"I never wanted to be the center of attention, and the clubs seemed like a perfect thing for me," Cee said.

Jersey City

In the early ’90s, Cee spun at every club in the tri-state area. He made it to Hudson County, where he hit several clubs in Jersey City, including the Sandbar. Jersey City still has a viable rap scene, and it is home to rapper/actress Queen Latifah’s production company.

"Jersey is great. They have some great crowds there in Jersey City, Newark, Paterson, and Elizabeth," Cee said. "The thing to know is that if you go to Jersey you have to be ready to play some house music."

House, as opposed to rap, is more beat driven with heavy influences from techno and electronica.

In addition to Jersey City, Cee said he has hung out in Hoboken and appreciates the city’s nightlife scene.

"Hoboken is a beautiful little town," he said, smiling.

During his early club days, Cee was also scouting for talent. And in the early ’90s, he met a young charismatic teenage rapper from Bedford-Stuyvesant, Brooklyn, Christopher Wallace, who eventually changed his name to Biggie Smalls, a.k.a. the Notorious B.I.G. Cee went on to associate produce Smalls’ first album "Ready to Die," which is arguably one of the greatest rap records ever. "Ready to Die," was able to capture the modern underground rap scene and bring it to the mainstream. It included such hits as "Juicy," and "Big Poppa."

"With the success of Biggie, that’s what did it," Cee said. "My career saw a rebirth. He was so good and we were able to work together. It was great," Cee said.

In the mid-’90s, Smalls went on to dominate the rap world. His success was cut short after he was killed in 1997 in Los Angeles at the age of 24.

"People still remember him. He is one of the greatest. What’s sad is that he could’ve done more great things," he said.

After his works with Smalls, Cee went on to work at Hot 97 FM WQHT, alongside world-renowned DJ Funkmaster Flex. The famous DJ, impressed by Cee’s caress style of mixing and scratching, recruited him to be a part of his entertainment company Big Dawg Pitbulls, designed to promote and showcase DJs throughout the world. The company is an elite circle of mostly hip-hop DJs.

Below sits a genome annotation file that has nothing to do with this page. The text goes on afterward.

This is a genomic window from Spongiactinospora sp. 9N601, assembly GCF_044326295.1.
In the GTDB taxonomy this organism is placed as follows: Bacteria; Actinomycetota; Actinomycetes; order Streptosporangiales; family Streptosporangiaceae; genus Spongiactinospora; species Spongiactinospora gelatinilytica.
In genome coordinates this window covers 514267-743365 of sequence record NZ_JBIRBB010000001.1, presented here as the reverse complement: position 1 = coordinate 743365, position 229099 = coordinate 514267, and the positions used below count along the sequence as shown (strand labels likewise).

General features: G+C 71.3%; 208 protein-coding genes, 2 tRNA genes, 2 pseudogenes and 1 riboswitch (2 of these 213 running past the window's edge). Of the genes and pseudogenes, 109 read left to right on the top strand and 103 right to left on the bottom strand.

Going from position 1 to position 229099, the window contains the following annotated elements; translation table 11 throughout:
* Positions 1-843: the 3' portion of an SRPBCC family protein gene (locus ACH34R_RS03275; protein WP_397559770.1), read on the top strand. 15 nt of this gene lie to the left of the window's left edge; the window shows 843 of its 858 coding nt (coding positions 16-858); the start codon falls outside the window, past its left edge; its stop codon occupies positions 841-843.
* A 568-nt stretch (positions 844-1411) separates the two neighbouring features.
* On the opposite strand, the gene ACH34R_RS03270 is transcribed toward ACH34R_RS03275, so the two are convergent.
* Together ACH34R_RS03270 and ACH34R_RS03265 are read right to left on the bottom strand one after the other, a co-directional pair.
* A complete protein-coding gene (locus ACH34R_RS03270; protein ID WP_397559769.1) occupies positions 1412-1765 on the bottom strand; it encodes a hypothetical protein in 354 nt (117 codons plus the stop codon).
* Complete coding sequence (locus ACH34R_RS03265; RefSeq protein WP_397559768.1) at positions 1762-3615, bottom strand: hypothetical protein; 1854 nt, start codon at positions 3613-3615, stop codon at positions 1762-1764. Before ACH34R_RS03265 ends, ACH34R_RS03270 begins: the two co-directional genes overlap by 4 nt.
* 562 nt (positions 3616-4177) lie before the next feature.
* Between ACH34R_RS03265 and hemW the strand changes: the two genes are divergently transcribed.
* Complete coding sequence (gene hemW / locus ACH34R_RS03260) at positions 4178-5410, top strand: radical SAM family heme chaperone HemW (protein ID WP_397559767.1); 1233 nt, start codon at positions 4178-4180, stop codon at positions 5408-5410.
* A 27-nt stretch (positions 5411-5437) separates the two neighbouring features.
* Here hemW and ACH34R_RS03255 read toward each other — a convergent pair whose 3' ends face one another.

"We’re like the dream team. I give Funk a lot of credit for what he’s done. We have mutual respect for each other," Cee said.

During the latter part of his career, Cee has won the coveted Mixtape Award three times, a prize given to the best DJ in New York. Former winners include successful DJs like DJ Clue and Green Lantern. But despite his accomplishments, Cee does not consider himself a marquee celebrity. And when he is recognized on the streets, he tries to be as polite as possible, without offending anybody.

Throughout his life, Cee faced some confrontation and resistance from people who did not believe in his talent, but he was always true to himself, he said.

"Make your own decisions. Know yourself. Find yourself. Don’t be a follower. Be a leader," he said. "Do what you like to do."

Cee has little time to rest nowadays. He is always in demand from club promoters and musicians. He is busier than ever, and he is not missing a beat. Cee can be heard on 97.1 FM Monday through Friday from 12 p.m. to 1 p.m. for the "Throwback at Noon" show, and Friday nights (Saturday mornings) from 2 a.m. to 4 a.m. q